Psychological Effects of Divorce

The psychological effects of divorce are profound, and long lasting.  For most of us, and I count myself among the class of people who are divorced, it is a long and hard transition, and the outcome is frequently in doubt.  

Psychological Effects of Divorce

By in doubt, I mean that it is never clear that we will at some future point feel good, or optimistic, or desirable, or trusting..

Psychological Effects of Divorce on Children

The psychological effects of divorce on our children can be overwhelming as well, and can be difficult for our family and friends to deal with.

While we hope for resiliency in our children, there are a number of factors that impact our children's adjustment, including their age at the time of the divorce, time since the divorce, parenting style, financial security, and parental conflict resolution style. 

Chronic, unresolved conflict is associated with difficult adjustments to divorce for our kids, as is witnessing violence. 

Children who witness violence suffer pervasive negative adjustments to the violence let alone the divorce.

Here are some excellent resources if you need help with handling a divorce with children.

Psychological Effects of Divorce-Grieving

Luckily for me, I knew what to expect in terms of the grieving process, and grieving is an absolute necessity for a positive psychological adjustment to divorce. However, I did not expect the adjustment to take the most part of two years. I am grateful today that my kids hung with me. While they needed me to be a steady influence in their lives, I know they were silently rooting for me too.

There are many models of grieving, with three stages, seven stages, and most frequently, five stages. 

An important distinction for grieving is that the stages listed below are not linear. One does not spend two hours on each and is then complete. The stages come when they need to, and a song, or a smell, or a holiday could  bring us back to our grief many years or decades later.


The first stage of the grieving process is frequently called denial. This stage happens when we discover that the divorce is going to happen, and denial is our psyche's best attempt to ward off this overwhelming news. When successful, we get to take in the news in safe increments, as trying to comprehend all of it at once could be shattering.


I may offer a prayer or two to my higher power here, promising to be good from here on out, if the divorce is interfered with.  


This is the emotion that we see most often in the grieving process, and it is easy to get stuck at the anger stage. When a divorce is happening (which is the death of the marriage) we are often hurt and saddened but yet life continues to ask that we move on, get over it, maybe long before we are ready to be over it or move on.  When that happens, anger can become a useful to "power us up".  The downside of anger utilized to replace sadness or hurt or depression is that anger is an energy that demands an expression, sometimes a loud or violent expression. We can also feel angry at the partner who is divorcing us, or the circumstances, or the consequences.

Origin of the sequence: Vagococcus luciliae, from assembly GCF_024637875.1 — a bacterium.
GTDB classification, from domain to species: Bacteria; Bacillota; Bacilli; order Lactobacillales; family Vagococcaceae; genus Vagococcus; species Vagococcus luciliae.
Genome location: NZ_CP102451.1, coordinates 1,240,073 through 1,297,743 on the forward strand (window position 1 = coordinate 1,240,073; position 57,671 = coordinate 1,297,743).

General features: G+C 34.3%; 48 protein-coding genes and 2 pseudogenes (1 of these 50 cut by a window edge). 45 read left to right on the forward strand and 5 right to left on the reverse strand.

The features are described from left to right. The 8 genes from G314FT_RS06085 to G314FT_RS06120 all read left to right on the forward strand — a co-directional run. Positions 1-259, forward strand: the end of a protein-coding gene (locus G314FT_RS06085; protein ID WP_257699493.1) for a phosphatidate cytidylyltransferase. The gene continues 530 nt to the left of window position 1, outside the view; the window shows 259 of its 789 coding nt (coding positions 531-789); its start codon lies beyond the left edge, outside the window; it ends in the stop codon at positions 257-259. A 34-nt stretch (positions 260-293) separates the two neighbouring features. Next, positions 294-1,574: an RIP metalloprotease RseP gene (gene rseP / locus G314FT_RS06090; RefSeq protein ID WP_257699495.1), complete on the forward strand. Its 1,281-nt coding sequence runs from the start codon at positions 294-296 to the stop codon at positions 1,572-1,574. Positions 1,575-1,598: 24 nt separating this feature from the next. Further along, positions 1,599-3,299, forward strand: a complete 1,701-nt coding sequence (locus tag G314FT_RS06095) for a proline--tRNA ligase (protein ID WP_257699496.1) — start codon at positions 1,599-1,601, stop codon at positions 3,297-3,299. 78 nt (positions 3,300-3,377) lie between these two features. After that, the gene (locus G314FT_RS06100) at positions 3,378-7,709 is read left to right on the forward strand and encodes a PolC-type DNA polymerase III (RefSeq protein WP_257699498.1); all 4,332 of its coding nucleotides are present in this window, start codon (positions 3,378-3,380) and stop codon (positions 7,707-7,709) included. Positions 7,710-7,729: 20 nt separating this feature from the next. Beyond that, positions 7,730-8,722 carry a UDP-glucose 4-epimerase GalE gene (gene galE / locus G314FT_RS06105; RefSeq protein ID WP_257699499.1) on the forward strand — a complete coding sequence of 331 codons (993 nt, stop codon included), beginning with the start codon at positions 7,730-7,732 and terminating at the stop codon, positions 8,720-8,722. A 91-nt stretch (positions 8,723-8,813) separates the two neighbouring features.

I think it is vitally important to find a therapist or group who can walk with you through the stages of grief at the end of a marriage, especially at this stage, because anger here can take one to irrational behavior.  

Unresolved anger can keep one stuck at this place and time. The person who fails to complete the anger process is the one who is still loudly retelling the story of their "victimization" by the other party ten years after the divorce.. 


Once we have opened the door to the previous stages, and gotten a little bit more comfortable in and with the grieving process, then we might find ourselves feeling sad, or crying, or depressed. It was my experience that the sadness was more about lack of energy for day to day tasks. Luckily for me, i had a men's group where I could go to do the emotional release work, including the anger and the tears for my loss, and my worry for my children's well being.  Here is where I am doing the quiet preparation for moving on with my life.


Acceptance is that phase of the grieving process where I can remember the events of the previous years (for an important loss, grieving can take two years or more) without all the powerful emotion included. This stage does not include happiness necessarily, or joviality, but is a quiet kind of moving on, again without intense anger or sadness. There may still be the need for forgiveness work, and I think that may be easier now than before. 

Finally, please remember that the above stages are a very important part of the psychological effects of divorce. The stages of grief are not linear...meaning that I might have the fourth stage first on one day, than stage two, then stage three, and the next day, they appear in a different sequence, or perhaps not at all. 

But someday, the fifth stage is the predominant stage. 

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